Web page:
I had a similar problem in my bathroom - who puts 4-foot-tall windows in bathrooms anyway? I solved it by getting some film - it's the same stuff that those little window clinger guys are from, but big enough to cover entire windows - and stuck it on there to obscure the view. It's completely temporary, which is great since I rent, and still lets the light in. Also, it's cat-proof. Um, I got mine at the Home Depot... if that helps you find some.
But you could also go the conventional route and hang a curtain at half-mast. (use a tension rod if it needs to be temporary)
I've seen a homemade variation of the Umbra frame somewhere..... like on HGTV or something
It was a bunch of wooden shingle-sized rectangles that were hung and attached to one another using key rings - I think they actually made a room divider out the contraption, but you could easily adapt the idea to a single row of hanging shingle-sized pieces of wood with postcards affixed to them.
I've heard that mod podge stays sticky... so you might want to use something else to seal it - some kind of varnish, maybe? You could probably use the varnish as a glue to stick the pictues on as well, assuming they're on a porous paper, not like a photo.
Good luck, though! post pics when you're finished!
The students who will be making the crafts are all ages - from age 5 or 6 to adult - so there's a real diversity of skill level. Also, there's a time limit, since the Easter and Xmas things only last about 2 hours - so anything that can't be done inside of 30 minutes is usually too much.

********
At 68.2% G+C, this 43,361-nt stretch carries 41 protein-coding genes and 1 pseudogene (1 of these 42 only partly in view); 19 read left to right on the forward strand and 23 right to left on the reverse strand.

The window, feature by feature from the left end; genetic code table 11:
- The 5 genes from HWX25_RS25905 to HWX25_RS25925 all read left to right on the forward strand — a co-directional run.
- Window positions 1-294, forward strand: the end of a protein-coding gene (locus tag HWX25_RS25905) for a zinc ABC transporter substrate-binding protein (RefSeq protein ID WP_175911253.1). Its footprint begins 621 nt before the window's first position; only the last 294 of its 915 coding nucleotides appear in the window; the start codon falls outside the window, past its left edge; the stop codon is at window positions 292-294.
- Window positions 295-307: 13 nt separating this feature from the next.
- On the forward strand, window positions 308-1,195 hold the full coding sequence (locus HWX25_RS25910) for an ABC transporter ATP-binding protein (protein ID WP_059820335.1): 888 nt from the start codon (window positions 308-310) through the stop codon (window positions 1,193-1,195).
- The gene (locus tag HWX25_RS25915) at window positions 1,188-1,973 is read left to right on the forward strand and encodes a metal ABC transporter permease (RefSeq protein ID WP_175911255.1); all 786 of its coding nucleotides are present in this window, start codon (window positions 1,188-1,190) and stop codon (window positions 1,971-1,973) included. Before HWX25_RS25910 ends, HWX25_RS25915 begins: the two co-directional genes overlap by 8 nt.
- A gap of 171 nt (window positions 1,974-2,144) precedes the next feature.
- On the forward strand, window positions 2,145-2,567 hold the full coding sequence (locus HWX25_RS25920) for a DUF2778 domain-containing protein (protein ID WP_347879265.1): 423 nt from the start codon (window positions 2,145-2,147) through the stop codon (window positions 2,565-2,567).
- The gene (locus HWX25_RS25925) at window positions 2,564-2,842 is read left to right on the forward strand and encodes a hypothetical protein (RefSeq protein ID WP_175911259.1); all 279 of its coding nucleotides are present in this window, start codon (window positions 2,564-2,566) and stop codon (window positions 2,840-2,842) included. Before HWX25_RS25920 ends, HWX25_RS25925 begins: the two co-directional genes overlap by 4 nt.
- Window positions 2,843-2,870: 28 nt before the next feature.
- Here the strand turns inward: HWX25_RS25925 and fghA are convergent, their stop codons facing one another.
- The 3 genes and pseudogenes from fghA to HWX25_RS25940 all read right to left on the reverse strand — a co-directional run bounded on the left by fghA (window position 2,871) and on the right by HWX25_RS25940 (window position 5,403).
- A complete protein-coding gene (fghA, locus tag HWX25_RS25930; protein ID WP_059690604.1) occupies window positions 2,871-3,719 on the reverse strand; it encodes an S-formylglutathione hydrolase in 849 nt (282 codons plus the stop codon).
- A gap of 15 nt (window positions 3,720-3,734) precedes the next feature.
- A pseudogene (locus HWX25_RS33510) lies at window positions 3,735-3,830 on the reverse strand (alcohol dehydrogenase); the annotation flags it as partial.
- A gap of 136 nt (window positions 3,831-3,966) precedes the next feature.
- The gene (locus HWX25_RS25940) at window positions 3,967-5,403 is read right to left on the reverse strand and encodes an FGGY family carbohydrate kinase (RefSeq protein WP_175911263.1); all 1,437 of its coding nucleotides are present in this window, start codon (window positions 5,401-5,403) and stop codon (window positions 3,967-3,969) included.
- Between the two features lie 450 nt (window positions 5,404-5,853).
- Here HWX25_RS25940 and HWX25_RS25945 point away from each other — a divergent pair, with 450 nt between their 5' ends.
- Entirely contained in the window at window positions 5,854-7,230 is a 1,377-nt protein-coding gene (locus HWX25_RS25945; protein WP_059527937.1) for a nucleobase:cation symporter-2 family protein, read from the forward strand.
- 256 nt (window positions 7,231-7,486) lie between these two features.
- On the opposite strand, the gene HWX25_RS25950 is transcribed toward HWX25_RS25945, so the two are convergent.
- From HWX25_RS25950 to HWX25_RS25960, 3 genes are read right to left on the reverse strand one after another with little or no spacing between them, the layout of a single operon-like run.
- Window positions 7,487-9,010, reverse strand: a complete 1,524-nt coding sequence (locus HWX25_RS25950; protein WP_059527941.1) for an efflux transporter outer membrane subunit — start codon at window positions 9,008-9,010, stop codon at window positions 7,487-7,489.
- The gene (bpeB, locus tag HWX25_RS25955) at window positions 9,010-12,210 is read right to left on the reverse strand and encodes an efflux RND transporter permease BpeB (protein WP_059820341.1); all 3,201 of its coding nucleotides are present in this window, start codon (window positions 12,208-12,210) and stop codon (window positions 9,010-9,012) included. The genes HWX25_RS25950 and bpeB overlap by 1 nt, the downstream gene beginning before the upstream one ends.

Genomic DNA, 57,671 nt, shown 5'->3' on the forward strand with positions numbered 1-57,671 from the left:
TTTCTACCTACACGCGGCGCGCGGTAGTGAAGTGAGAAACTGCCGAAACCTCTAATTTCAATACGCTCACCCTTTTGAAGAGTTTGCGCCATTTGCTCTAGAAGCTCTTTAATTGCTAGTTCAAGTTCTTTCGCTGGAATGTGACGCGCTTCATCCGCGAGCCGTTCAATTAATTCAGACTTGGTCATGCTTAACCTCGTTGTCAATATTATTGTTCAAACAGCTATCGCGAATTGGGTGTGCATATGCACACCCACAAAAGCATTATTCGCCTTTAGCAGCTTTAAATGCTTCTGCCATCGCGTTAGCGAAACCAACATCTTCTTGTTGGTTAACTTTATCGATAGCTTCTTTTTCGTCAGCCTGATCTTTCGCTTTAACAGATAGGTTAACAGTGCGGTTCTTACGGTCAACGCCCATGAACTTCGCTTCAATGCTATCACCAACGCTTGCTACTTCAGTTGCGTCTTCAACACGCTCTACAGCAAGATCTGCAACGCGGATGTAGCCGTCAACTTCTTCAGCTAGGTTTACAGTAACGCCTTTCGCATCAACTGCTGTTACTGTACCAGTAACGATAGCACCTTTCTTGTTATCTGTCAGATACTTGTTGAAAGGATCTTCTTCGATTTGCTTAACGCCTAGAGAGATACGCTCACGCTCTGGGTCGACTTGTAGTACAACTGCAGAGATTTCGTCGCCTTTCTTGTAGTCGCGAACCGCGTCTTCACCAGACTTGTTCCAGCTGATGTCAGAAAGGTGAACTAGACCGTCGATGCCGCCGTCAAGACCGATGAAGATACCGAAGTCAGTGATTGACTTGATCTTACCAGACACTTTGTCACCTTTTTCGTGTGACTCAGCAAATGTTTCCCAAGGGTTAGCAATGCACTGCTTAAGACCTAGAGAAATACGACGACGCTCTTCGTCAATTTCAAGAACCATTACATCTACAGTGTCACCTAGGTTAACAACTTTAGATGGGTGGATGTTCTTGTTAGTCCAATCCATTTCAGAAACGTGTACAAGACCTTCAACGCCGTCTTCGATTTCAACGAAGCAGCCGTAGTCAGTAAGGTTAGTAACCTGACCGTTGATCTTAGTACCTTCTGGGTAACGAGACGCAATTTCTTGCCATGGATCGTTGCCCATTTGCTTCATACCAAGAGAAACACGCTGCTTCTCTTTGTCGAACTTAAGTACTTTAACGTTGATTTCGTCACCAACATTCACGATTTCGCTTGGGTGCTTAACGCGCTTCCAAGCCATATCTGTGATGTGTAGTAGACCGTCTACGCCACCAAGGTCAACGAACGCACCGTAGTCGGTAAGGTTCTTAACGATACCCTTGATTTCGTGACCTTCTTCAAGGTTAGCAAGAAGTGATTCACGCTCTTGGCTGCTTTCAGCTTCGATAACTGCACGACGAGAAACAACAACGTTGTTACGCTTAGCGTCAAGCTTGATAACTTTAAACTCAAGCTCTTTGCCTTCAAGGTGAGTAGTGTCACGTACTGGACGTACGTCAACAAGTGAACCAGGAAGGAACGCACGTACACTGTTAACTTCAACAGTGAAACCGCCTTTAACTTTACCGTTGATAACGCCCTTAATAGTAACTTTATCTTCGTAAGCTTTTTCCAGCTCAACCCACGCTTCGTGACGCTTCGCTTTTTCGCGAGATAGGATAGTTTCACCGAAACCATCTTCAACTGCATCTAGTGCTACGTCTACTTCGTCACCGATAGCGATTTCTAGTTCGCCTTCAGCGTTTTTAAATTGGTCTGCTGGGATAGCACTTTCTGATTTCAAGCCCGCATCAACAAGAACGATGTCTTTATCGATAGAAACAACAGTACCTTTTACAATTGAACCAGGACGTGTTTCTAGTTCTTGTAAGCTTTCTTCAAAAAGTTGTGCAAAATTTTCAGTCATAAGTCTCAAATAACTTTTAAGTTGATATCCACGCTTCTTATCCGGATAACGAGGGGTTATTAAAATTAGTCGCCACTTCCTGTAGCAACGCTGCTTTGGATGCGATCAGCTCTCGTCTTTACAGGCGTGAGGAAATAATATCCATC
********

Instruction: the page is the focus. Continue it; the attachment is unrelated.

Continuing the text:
(We do Strohsterne nearly every year, and everyone loves them! but I think it's important to switch things up from time to time)
And traditional is preferable, but not necessary. I'm really looking for a book of traditional crafts, though, since images really inspire me, and a book is something that can be referred to in years to come.
just a note on copyright - if you are in Canada and intend to continue doing commissioned portraits, you need to get yourself a standard contract that allows you to keep ahold of the copyright. The copyright on works commissioned in Canada is the property of the person who commissions it - unless you get them to sign a contract stating otherwise.
so if you are Canadian, technically, you can't post that gorgeous portrait without permission from the person who asked you to do it. I'm not sure about copyright in the US, but I would imagine it is similar.
sergers can do all sorts of things. The most practical use is the finishing of fabric edges so they won't fray (fantastic for quick projects if you don't want to have to go over your project twice to finish the edges AND sew the seam - the serger does both at once)
but you can use it to do all sorts of embellishments on fabric - like you can put a row of braided-looking stitches on things, and all sorts of cool tricks. Check your library for a book like Serger Secrets: High-Fashion techniques for creating great-looking clothes, by Griffin
If you paint the dye on, make sure you wet the fabric first, so it doesn't get all blotchy. But you'll still have to get the rest of the shoe wet when you rinse the dye out. Also, you'd have to be pretty careful about not getting dye on the sole...
If they were my shoes, I'd do one of two things:
1. soak the whole shoe in very strong tea (which makes a good, cheap, natural tan coloured dye) Soaking the whole thing will make sure you get a uniform colour and will sort of match the tones of the fabric and the sole (since you're not going to ever match it perfectly... unless you are magic)
2. cover the canvas bit there are all kinds of crazy things you could do with a little alene's tacky glue, some ribbon, and some fake flowers. I think there was a craft challenge a while back for ideas to cover shoes... that might give you an idea or two.